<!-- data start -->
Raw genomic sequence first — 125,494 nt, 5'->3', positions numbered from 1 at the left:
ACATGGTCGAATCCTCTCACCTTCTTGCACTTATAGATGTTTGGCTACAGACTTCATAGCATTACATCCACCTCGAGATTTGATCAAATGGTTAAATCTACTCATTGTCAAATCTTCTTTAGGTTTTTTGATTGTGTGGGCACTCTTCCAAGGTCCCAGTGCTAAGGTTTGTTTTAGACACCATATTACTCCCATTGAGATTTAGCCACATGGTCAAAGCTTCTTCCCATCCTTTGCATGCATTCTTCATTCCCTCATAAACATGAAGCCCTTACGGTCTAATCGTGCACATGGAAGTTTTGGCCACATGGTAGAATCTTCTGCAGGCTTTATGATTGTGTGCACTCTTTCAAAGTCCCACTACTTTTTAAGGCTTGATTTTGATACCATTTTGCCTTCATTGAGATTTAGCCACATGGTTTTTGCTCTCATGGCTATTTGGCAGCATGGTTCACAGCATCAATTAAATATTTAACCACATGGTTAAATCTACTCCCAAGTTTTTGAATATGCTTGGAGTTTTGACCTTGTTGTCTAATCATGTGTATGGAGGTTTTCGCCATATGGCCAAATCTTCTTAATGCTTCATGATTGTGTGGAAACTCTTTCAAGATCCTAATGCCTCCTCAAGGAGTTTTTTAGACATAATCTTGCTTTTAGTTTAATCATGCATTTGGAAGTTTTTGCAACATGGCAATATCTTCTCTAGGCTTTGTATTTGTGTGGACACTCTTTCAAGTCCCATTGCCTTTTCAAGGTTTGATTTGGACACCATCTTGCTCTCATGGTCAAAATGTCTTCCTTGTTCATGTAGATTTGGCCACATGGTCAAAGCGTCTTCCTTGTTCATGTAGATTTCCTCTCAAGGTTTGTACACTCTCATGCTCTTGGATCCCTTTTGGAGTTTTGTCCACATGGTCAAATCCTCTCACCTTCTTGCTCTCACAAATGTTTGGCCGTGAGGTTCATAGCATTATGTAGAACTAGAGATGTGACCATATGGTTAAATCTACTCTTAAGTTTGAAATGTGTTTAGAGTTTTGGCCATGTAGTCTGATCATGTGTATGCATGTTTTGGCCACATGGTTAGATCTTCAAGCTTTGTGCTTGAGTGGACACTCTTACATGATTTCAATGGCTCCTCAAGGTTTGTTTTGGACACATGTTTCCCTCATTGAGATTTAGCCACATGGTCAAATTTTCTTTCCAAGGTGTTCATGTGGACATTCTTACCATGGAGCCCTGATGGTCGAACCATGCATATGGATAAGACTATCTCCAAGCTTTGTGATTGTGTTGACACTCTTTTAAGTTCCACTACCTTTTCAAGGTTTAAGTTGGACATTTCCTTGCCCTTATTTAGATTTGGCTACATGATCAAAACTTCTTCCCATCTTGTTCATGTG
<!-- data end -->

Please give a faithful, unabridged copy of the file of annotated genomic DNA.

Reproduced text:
Raw genomic sequence first — 125,494 nt, 5'->3', positions numbered from 1 at the left:
ACATGGTCGAATCCTCTCACCTTCTTGCACTTATAGATGTTTGGCTACAGACTTCATAGCATTACATCCACCTCGAGATTTGATCAAATGGTTAAATCTACTCATTGTCAAATCTTCTTTAGGTTTTTTGATTGTGTGGGCACTCTTCCAAGGTCCCAGTGCTAAGGTTTGTTTTAGACACCATATTACTCCCATTGAGATTTAGCCACATGGTCAAAGCTTCTTCCCATCCTTTGCATGCATTCTTCATTCCCTCATAAACATGAAGCCCTTACGGTCTAATCGTGCACATGGAAGTTTTGGCCACATGGTAGAATCTTCTGCAGGCTTTATGATTGTGTGCACTCTTTCAAAGTCCCACTACTTTTTAAGGCTTGATTTTGATACCATTTTGCCTTCATTGAGATTTAGCCACATGGTTTTTGCTCTCATGGCTATTTGGCAGCATGGTTCACAGCATCAATTAAATATTTAACCACATGGTTAAATCTACTCCCAAGTTTTTGAATATGCTTGGAGTTTTGACCTTGTTGTCTAATCATGTGTATGGAGGTTTTCGCCATATGGCCAAATCTTCTTAATGCTTCATGATTGTGTGGAAACTCTTTCAAGATCCTAATGCCTCCTCAAGGAGTTTTTTAGACATAATCTTGCTTTTAGTTTAATCATGCATTTGGAAGTTTTTGCAACATGGCAATATCTTCTCTAGGCTTTGTATTTGTGTGGACACTCTTTCAAGTCCCATTGCCTTTTCAAGGTTTGATTTGGACACCATCTTGCTCTCATGGTCAAAATGTCTTCCTTGTTCATGTAGATTTGGCCACATGGTCAAAGCGTCTTCCTTGTTCATGTAGATTTCCTCTCAAGGTTTGTACACTCTCATGCTCTTGGATCCCTTTTGGAGTTTTGTCCACATGGTCAAATCCTCTCACCTTCTTGCTCTCACAAATGTTTGGCCGTGAGGTTCATAGCATTATGTAGAACTAGAGATGTGACCATATGGTTAAATCTACTCTTAAGTTTGAAATGTGTTTAGAGTTTTGGCCATGTAGTCTGATCATGTGTATGCATGTTTTGGCCACATGGTTAGATCTTCAAGCTTTGTGCTTGAGTGGACACTCTTACATGATTTCAATGGCTCCTCAAGGTTTGTTTTGGACACATGTTTCCCTCATTGAGATTTAGCCACATGGTCAAATTTTCTTTCCAAGGTGTTCATGTGGACATTCTTACCATGGAGCCCTGATGGTCGAACCATGCATATGGATAAGACTATCTCCAAGCTTTGTGATTGTGTTGACACTCTTTTAAGTTCCACTACCTTTTCAAGGTTTAAGTTGGACATTTCCTTGCCCTTATTTAGATTTGGCTACATGATCAAAACTTCTTCCCATCTTGTTCATGTG